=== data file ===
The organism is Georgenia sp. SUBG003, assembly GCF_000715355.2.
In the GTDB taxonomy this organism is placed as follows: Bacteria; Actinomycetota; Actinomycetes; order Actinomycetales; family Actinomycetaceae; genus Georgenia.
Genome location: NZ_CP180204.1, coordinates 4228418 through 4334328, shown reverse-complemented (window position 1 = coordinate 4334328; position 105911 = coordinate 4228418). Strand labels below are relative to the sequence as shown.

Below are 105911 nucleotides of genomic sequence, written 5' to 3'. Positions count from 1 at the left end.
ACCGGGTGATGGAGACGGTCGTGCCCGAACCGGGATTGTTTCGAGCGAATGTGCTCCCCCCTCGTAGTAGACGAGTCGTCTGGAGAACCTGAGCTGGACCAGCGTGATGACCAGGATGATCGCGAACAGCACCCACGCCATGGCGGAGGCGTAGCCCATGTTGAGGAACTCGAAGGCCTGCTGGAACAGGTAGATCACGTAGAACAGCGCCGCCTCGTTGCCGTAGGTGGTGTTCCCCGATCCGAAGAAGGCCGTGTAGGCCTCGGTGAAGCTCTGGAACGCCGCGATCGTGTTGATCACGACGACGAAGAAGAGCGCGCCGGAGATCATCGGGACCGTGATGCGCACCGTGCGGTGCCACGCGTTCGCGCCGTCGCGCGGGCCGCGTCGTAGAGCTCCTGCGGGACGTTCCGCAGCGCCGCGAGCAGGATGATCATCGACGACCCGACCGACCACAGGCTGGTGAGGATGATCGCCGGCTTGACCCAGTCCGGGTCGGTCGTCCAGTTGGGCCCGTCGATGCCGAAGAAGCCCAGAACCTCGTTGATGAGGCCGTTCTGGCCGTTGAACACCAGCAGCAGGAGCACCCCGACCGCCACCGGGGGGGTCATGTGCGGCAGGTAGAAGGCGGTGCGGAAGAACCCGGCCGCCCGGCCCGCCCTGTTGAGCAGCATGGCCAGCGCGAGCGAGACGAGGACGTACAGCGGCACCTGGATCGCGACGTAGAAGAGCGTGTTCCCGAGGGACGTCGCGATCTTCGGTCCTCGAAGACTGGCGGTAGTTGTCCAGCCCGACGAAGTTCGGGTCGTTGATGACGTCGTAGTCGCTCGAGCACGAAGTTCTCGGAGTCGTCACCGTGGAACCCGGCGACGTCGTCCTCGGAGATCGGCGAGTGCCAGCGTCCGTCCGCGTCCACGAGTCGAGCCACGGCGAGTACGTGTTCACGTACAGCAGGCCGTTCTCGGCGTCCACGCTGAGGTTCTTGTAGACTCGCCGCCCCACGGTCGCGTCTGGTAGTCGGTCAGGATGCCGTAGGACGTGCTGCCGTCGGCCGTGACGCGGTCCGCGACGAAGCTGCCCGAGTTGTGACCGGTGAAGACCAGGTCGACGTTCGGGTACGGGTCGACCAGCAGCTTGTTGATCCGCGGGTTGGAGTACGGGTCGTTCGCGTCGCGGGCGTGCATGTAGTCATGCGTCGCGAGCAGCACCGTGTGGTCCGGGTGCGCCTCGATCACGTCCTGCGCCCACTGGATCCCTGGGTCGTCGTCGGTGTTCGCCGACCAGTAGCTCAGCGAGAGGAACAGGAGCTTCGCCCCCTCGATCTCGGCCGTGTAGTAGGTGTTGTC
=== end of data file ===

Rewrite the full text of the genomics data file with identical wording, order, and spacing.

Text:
The organism is Georgenia sp. SUBG003, assembly GCF_000715355.2.
In the GTDB taxonomy this organism is placed as follows: Bacteria; Actinomycetota; Actinomycetes; order Actinomycetales; family Actinomycetaceae; genus Georgenia.
Genome location: NZ_CP180204.1, coordinates 4228418 through 4334328, shown reverse-complemented (window position 1 = coordinate 4334328; position 105911 = coordinate 4228418). Strand labels below are relative to the sequence as shown.

Below are 105911 nucleotides of genomic sequence, written 5' to 3'. Positions count from 1 at the left end.
ACCGGGTGATGGAGACGGTCGTGCCCGAACCGGGATTGTTTCGAGCGAATGTGCTCCCCCCTCGTAGTAGACGAGTCGTCTGGAGAACCTGAGCTGGACCAGCGTGATGACCAGGATGATCGCGAACAGCACCCACGCCATGGCGGAGGCGTAGCCCATGTTGAGGAACTCGAAGGCCTGCTGGAACAGGTAGATCACGTAGAACAGCGCCGCCTCGTTGCCGTAGGTGGTGTTCCCCGATCCGAAGAAGGCCGTGTAGGCCTCGGTGAAGCTCTGGAACGCCGCGATCGTGTTGATCACGACGACGAAGAAGAGCGCGCCGGAGATCATCGGGACCGTGATGCGCACCGTGCGGTGCCACGCGTTCGCGCCGTCGCGCGGGCCGCGTCGTAGAGCTCCTGCGGGACGTTCCGCAGCGCCGCGAGCAGGATGATCATCGACGACCCGACCGACCACAGGCTGGTGAGGATGATCGCCGGCTTGACCCAGTCCGGGTCGGTCGTCCAGTTGGGCCCGTCGATGCCGAAGAAGCCCAGAACCTCGTTGATGAGGCCGTTCTGGCCGTTGAACACCAGCAGCAGGAGCACCCCGACCGCCACCGGGGGGGTCATGTGCGGCAGGTAGAAGGCGGTGCGGAAGAACCCGGCCGCCCGGCCCGCCCTGTTGAGCAGCATGGCCAGCGCGAGCGAGACGAGGACGTACAGCGGCACCTGGATCGCGACGTAGAAGAGCGTGTTCCCGAGGGACGTCGCGATCTTCGGTCCTCGAAGACTGGCGGTAGTTGTCCAGCCCGACGAAGTTCGGGTCGTTGATGACGTCGTAGTCGCTCGAGCACGAAGTTCTCGGAGTCGTCACCGTGGAACCCGGCGACGTCGTCCTCGGAGATCGGCGAGTGCCAGCGTCCGTCCGCGTCCACGAGTCGAGCCACGGCGAGTACGTGTTCACGTACAGCAGGCCGTTCTCGGCGTCCACGCTGAGGTTCTTGTAGACTCGCCGCCCCACGGTCGCGTCTGGTAGTCGGTCAGGATGCCGTAGGACGTGCTGCCGTCGGCCGTGACGCGGTCCGCGACGAAGCTGCCCGAGTTGTGACCGGTGAAGACCAGGTCGACGTTCGGGTACGGGTCGACCAGCAGCTTGTTGATCCGCGGGTTGGAGTACGGGTCGTTCGCGTCGCGGGCGTGCATGTAGTCATGCGTCGCGAGCAGCACCGTGTGGTCCGGGTGCGCCTCGATCACGTCCTGCGCCCACTGGATCCCTGGGTCGTCGTCGGTGTTCGCCGACCAGTAGCTCAGCGAGAGGAACAGGAGCTTCGCCCCCTCGATCTCGGCCGTGTAGTAGGTGTTGTC